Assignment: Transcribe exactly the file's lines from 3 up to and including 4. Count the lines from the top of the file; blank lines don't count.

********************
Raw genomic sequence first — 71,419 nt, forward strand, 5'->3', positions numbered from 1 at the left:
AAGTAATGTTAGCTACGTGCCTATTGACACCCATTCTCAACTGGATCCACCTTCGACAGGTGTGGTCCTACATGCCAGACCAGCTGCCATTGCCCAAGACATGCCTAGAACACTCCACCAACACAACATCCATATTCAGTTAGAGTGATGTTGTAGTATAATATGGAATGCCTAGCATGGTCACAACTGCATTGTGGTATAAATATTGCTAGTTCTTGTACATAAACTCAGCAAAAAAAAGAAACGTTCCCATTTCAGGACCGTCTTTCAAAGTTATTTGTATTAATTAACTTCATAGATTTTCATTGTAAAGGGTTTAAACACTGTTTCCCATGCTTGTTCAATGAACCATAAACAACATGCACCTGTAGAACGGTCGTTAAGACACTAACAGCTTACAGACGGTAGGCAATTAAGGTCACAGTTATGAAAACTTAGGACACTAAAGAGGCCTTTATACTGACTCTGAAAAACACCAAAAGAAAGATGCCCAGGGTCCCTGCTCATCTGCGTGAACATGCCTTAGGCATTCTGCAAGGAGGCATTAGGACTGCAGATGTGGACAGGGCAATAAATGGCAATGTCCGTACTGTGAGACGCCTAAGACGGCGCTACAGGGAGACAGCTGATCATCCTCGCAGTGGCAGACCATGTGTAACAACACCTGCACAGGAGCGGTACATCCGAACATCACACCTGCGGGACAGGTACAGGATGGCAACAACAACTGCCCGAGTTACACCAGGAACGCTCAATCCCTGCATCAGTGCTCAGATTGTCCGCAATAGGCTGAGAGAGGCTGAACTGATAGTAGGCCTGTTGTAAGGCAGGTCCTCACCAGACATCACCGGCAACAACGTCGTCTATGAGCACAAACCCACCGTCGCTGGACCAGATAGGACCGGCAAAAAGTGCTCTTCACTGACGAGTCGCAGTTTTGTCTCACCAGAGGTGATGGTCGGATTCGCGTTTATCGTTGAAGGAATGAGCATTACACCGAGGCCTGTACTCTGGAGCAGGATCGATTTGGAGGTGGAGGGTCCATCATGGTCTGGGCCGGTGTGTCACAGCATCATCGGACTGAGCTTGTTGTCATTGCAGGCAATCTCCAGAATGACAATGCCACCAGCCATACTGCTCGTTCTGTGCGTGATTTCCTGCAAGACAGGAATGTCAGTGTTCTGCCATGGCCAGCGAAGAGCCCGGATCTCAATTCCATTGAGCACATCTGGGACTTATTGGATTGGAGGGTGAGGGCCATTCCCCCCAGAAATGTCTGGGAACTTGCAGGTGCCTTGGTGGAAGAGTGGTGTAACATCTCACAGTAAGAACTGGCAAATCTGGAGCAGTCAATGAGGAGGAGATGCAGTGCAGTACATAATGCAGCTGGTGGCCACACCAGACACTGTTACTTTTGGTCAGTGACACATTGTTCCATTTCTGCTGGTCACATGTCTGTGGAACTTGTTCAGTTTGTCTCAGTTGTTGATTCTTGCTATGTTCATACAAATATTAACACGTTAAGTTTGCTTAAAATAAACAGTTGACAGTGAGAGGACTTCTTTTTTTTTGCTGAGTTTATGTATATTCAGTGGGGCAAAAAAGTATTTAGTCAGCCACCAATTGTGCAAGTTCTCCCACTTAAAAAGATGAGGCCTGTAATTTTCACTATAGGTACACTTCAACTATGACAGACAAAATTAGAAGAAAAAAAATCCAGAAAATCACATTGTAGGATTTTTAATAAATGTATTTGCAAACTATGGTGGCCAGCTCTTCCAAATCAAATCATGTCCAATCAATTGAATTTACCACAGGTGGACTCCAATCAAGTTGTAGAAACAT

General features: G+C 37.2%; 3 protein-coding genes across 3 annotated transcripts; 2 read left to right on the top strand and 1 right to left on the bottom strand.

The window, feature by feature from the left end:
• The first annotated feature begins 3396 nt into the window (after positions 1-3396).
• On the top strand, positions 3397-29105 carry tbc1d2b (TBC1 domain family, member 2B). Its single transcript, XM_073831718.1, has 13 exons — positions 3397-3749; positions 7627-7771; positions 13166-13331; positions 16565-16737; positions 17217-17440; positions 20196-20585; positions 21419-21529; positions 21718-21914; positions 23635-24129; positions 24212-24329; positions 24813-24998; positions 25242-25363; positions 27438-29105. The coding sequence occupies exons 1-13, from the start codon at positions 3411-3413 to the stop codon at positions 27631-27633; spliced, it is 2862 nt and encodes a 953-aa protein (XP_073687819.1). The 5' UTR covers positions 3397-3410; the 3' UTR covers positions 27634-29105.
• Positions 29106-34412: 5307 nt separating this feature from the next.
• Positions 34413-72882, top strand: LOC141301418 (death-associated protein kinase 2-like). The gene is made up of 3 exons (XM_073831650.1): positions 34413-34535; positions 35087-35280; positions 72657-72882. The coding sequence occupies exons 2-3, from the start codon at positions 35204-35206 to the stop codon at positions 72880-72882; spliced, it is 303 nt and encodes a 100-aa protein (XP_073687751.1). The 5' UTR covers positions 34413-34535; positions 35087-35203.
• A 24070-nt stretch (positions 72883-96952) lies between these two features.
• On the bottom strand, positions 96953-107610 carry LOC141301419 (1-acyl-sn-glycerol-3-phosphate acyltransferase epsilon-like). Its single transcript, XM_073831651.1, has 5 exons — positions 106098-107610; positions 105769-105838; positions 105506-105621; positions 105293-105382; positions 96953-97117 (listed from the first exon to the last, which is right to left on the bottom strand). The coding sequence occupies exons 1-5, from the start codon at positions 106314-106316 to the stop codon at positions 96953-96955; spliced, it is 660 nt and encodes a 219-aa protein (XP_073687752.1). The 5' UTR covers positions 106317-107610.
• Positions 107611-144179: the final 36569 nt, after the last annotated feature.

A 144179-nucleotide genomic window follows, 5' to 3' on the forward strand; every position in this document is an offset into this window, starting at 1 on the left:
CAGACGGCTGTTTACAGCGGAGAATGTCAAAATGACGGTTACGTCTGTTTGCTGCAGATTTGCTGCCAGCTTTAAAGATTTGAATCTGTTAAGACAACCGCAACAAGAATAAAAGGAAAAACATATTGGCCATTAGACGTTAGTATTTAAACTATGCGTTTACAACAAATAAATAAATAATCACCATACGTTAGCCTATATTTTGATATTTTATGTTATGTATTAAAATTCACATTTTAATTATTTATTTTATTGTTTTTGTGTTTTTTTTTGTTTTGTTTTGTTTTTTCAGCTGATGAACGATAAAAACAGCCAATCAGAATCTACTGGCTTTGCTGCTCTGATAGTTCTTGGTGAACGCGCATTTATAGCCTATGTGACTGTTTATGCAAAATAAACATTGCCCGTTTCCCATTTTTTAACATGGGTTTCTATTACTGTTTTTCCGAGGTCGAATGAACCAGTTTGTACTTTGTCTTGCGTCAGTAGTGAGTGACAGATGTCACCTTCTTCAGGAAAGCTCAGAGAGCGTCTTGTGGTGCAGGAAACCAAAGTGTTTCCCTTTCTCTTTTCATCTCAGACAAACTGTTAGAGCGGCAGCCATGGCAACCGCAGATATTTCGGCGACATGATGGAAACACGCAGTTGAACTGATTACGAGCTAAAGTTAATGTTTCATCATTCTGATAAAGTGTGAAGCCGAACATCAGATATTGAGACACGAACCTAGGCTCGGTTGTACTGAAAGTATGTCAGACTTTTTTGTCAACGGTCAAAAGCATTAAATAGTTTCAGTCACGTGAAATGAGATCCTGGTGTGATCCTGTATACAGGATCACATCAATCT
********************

General features: G+C 37.2%; 3 protein-coding genes across 3 annotated transcripts; 2 read left to right on the top strand and 1 right to left on the bottom strand.

The window, feature by feature from the left end: